An 'American Conversation' with Norman Ornstein and Allen Weinstein
Press Release · Thursday, January 19, 2006
"Post 9/11 Washington Political Culture"
Washington, D.C.. On Thursday, January 19, 2006, at 7 p.m., the National Archives presents an "American Conversation" between distinguished political analyst Norman Ornstein and Archivist of the United States Allen Weinstein. They will discuss the changing political culture of Washington, D.C. in the years since the traumatic 9/11 events. This program is the third in a new National Archives series of discussions on American history and identity.
Lynne Cheney and Lonnie Bunch were featured in "American Conversations" in November and December, and future guests include Emmy award-winning documentary filmmaker Ken Burns on February 9, 2006 and historian John Hope Franklin on March 14. Video of past programs in the series can be viewed on the National Archives web site at: http://www.archives.gov/about/archivist/conversations/.
Events in this series are held in the William G. McGowan Theater of the National Archives Building in Washington, D.C., located on the National Mall at Constitution Ave. and 7th Street, N.W. and is fully accessible. All programs in the "American Conversations" series are free and open to the public. Reservations can be made by e-mail (email@example.com) or telephone (202-357-5000).
Norman Ornstein is a Resident Scholar at the American Enterprise Institute for Public Policy Research. He serves as senior counselor to the Continuity of Government Commission, working to ensure that government institutions can be maintained in the event of a terrorist attack on Washington. He also serves as an election analyst for CBS News. He writes a weekly column for Roll Call, and has written for the New York Times, Washington Post, Wall Street Journal, Foreign Affairs and other major publications, and regularly appears on television programs such as The NewsHour with Jim Lehrer, Nightline, and Charlie Rose.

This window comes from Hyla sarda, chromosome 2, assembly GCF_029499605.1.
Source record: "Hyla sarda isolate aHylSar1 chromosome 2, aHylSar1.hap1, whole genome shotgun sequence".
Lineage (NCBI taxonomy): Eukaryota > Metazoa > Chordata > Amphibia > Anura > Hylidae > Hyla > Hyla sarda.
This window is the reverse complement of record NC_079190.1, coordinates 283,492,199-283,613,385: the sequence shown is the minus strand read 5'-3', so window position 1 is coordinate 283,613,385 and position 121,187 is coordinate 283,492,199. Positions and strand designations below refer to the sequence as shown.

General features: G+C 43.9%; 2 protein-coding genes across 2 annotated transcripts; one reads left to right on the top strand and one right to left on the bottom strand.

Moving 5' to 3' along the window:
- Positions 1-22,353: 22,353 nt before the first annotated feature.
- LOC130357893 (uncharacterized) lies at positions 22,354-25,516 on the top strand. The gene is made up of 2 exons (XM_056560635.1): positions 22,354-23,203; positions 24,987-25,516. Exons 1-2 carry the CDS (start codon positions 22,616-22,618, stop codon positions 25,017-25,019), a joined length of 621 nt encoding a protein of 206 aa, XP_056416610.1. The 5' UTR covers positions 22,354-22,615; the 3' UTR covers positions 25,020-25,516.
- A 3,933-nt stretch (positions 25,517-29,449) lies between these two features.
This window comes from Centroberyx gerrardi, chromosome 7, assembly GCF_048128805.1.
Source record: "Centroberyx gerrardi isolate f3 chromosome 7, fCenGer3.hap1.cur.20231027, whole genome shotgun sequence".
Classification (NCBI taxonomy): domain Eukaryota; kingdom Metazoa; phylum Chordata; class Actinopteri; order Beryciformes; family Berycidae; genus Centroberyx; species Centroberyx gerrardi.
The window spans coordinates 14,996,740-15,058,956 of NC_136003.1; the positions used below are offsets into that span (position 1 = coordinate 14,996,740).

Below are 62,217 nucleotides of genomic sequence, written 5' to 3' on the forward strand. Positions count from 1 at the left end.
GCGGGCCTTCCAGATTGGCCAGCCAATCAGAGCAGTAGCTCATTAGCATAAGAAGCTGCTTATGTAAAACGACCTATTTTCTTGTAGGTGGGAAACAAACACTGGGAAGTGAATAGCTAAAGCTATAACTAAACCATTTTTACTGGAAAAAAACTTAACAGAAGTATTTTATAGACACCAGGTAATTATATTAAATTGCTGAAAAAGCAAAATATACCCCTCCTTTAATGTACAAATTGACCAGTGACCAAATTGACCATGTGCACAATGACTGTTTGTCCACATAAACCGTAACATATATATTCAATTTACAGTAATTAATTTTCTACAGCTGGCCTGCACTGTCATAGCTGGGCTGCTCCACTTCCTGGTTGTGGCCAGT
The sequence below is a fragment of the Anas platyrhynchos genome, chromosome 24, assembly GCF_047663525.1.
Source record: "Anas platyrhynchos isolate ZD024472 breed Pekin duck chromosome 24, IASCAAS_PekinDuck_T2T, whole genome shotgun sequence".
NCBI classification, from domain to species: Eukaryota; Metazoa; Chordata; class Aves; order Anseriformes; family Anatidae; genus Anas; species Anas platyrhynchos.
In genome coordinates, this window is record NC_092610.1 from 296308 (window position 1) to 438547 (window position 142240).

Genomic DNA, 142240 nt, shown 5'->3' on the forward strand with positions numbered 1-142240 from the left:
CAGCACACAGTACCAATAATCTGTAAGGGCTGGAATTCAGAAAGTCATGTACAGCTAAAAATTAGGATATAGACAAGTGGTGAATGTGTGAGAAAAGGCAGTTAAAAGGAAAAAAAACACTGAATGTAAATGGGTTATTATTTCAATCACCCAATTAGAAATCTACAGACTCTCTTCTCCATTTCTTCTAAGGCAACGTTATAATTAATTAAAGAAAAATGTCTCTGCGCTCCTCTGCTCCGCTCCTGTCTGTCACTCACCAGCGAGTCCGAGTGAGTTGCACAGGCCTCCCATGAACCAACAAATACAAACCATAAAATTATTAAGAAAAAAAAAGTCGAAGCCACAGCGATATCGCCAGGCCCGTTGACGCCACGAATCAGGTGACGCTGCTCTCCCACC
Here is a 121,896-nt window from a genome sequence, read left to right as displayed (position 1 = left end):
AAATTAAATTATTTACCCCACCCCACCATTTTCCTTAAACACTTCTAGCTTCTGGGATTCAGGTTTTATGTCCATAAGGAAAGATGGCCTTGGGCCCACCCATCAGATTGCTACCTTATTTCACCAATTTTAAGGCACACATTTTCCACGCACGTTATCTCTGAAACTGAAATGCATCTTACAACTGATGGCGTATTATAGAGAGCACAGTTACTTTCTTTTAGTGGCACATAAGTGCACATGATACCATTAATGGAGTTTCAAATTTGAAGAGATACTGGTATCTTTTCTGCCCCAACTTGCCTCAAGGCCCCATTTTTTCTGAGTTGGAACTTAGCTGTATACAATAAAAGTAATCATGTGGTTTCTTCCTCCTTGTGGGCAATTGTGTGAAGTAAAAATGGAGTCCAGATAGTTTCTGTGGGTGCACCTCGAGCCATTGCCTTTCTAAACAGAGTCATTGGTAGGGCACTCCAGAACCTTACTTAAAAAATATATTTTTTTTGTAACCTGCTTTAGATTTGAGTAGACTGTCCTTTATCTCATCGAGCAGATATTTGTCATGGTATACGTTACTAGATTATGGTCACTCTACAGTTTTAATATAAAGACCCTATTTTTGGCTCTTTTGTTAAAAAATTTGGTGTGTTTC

Allen Weinstein was confirmed as the ninth Archivist of the United States in February 2005. Professor Weinstein, a former Professor of History who has held positions at Boston University, Georgetown University, and Smith College, is the author of numerous essays and books, including The Story of America (2002), The Haunted Wood: Soviet Espionage in America-The Stalin Era (1999), Perjury: The Hiss-Chambers Case (1978 & 1997), and Freedom and Crisis: An American History (3rd edition, 1981). From 1985 to 2003, he served as President of The Center for Democracy in Washington, DC. His international awards include the United Nations Peace Medal (1986).
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For press information contact the National Archives Public Affairs staff at 202-357-5300.
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